The United (but not Equal) Arab Emirates

The following post — a backgrounder on the economic structure and inequalities of the UAE — was contributed by Jenifer Fenton.

When six emirates proclaimed themselves a unified country in 1971, Ras Al Khaimah was not among them.  For Sheikh Saqr bin Mohammed Al Qasimi, the ruler of the emirate at the time, there was one remaining stumbling block: an imbalance of power that tilted strongly toward the economically dominant emirates. Today, that imbalance remains.

While Abu Dhabi is awash with cranes working around the clock to raise a post modern city from the sand, and the skyline of Dubai is exploding with glass towers, in the northern emirates what one sees is a  developing-world landscape.  In Ras Al Khaimah, many of the residential streets are lined with single-story homes with unsightly exterior air conditioning units, peeling paint and tin-roofed garages.  From the highways of Sharjah, drab concrete apartment blocks appear the norm rather than the exception.

Here “there is no oil,” Yousef Al Antali, a resident of Fujairah said.  “We live a simple life.” But growing slower is better, his friend Abdullah Al Khadddeim said. Maybe in “two to three years we will be the same as Abu Dhabi.”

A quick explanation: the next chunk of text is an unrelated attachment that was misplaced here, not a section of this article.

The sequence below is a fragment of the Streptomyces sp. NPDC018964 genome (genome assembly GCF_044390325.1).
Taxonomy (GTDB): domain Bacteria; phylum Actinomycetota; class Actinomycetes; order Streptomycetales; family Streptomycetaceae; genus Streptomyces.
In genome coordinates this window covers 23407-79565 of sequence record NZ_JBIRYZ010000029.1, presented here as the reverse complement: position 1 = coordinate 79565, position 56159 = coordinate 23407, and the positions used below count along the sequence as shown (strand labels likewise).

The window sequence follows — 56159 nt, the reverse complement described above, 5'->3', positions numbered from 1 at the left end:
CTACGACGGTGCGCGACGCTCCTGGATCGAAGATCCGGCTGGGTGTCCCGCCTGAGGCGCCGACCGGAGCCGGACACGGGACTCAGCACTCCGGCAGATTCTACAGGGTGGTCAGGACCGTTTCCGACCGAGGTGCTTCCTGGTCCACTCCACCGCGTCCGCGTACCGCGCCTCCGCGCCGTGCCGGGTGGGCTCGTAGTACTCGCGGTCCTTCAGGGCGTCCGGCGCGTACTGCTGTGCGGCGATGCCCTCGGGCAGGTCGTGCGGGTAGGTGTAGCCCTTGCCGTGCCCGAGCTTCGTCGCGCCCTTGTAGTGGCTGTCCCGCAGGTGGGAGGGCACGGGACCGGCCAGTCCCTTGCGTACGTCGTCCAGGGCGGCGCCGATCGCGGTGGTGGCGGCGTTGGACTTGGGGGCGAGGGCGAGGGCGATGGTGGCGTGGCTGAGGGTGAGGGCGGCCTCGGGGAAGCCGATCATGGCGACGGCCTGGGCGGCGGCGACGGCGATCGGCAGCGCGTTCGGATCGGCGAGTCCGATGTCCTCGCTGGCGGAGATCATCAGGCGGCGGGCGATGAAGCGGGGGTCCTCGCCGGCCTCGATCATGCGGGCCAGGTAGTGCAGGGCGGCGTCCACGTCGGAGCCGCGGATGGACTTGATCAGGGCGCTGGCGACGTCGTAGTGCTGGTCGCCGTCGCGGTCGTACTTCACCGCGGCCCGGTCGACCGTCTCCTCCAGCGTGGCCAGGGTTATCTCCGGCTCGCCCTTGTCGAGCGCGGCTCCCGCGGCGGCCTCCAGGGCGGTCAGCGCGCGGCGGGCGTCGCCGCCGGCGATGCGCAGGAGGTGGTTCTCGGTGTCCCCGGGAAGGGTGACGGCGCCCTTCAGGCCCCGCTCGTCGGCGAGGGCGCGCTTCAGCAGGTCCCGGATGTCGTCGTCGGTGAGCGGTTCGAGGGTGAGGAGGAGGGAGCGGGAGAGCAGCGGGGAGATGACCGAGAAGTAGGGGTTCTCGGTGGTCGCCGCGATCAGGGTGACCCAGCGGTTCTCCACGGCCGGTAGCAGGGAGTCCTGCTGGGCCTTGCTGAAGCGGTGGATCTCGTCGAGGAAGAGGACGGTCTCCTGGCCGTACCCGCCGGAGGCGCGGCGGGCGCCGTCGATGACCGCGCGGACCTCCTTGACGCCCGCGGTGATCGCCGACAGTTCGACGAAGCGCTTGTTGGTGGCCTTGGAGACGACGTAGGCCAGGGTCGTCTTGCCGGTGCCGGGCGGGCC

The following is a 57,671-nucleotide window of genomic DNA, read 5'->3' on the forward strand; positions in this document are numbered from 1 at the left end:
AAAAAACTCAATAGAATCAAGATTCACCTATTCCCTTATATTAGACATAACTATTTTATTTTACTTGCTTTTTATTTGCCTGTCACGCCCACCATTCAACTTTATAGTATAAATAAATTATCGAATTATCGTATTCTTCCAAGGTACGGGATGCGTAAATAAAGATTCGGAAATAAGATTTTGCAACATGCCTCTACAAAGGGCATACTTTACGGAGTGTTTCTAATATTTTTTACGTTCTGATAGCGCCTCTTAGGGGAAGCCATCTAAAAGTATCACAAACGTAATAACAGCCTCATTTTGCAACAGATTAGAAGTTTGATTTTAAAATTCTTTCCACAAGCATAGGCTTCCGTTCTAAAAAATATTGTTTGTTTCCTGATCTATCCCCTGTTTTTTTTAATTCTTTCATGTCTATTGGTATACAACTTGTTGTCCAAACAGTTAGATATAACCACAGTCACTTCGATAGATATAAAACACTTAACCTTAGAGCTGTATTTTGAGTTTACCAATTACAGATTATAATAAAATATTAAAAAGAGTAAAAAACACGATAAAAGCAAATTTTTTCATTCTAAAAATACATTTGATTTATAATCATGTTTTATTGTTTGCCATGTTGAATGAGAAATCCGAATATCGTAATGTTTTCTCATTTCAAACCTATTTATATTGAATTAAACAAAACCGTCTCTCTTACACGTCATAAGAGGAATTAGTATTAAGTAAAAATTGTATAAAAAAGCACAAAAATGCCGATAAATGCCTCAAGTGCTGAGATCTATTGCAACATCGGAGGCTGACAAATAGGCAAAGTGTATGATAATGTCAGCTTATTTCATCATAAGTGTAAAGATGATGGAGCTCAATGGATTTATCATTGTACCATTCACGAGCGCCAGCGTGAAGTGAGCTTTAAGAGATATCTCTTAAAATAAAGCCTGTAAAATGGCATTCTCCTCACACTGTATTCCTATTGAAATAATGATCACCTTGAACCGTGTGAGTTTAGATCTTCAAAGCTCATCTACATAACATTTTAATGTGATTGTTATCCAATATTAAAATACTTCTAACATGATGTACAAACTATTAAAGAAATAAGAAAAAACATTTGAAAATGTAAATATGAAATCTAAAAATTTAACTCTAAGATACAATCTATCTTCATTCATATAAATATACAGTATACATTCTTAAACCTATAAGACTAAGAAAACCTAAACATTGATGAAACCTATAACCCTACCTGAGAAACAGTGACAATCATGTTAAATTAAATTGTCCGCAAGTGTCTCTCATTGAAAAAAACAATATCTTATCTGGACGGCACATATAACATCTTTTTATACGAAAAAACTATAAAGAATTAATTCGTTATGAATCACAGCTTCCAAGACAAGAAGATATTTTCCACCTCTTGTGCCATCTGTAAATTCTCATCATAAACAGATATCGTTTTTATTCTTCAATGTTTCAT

Read More

The state of Bahrain's national dialogue: all talk?

The following is a guest post by Jenifer Fenton.

Bahrain’s main opposition group took to the streets on Friday demanding a credible dialogue with the King.  

“We will continue to rally,” said Khalil Al Marzooq, a senior member of  Al Wefaq.  It was their seventh - and likely not their last - Friday gathering.  The group walked out of the Kingdom’s National Dialogue on July 19.  “General efforts to make it credible were rejected and ignored,” Al Marzooq said. 

More than 300 people in Bahrain began “talking” in July in line with a directive from the king following widespread unrest that shook the island nation earlier this year. Five people from each political society were invited, as were select NGOs, members of the business community, some unionists and 70 or so public figures. 

The talks were biased from the onset, Marzooq said. Opposition and those critical of the government only made up between 10 and 15 percent of those participating in the talks.  In Bahrain, a Sunni minority rules over a Shiite majority, who feel disenfranchised. 

The country remains in a tenuous status quo.  

Read More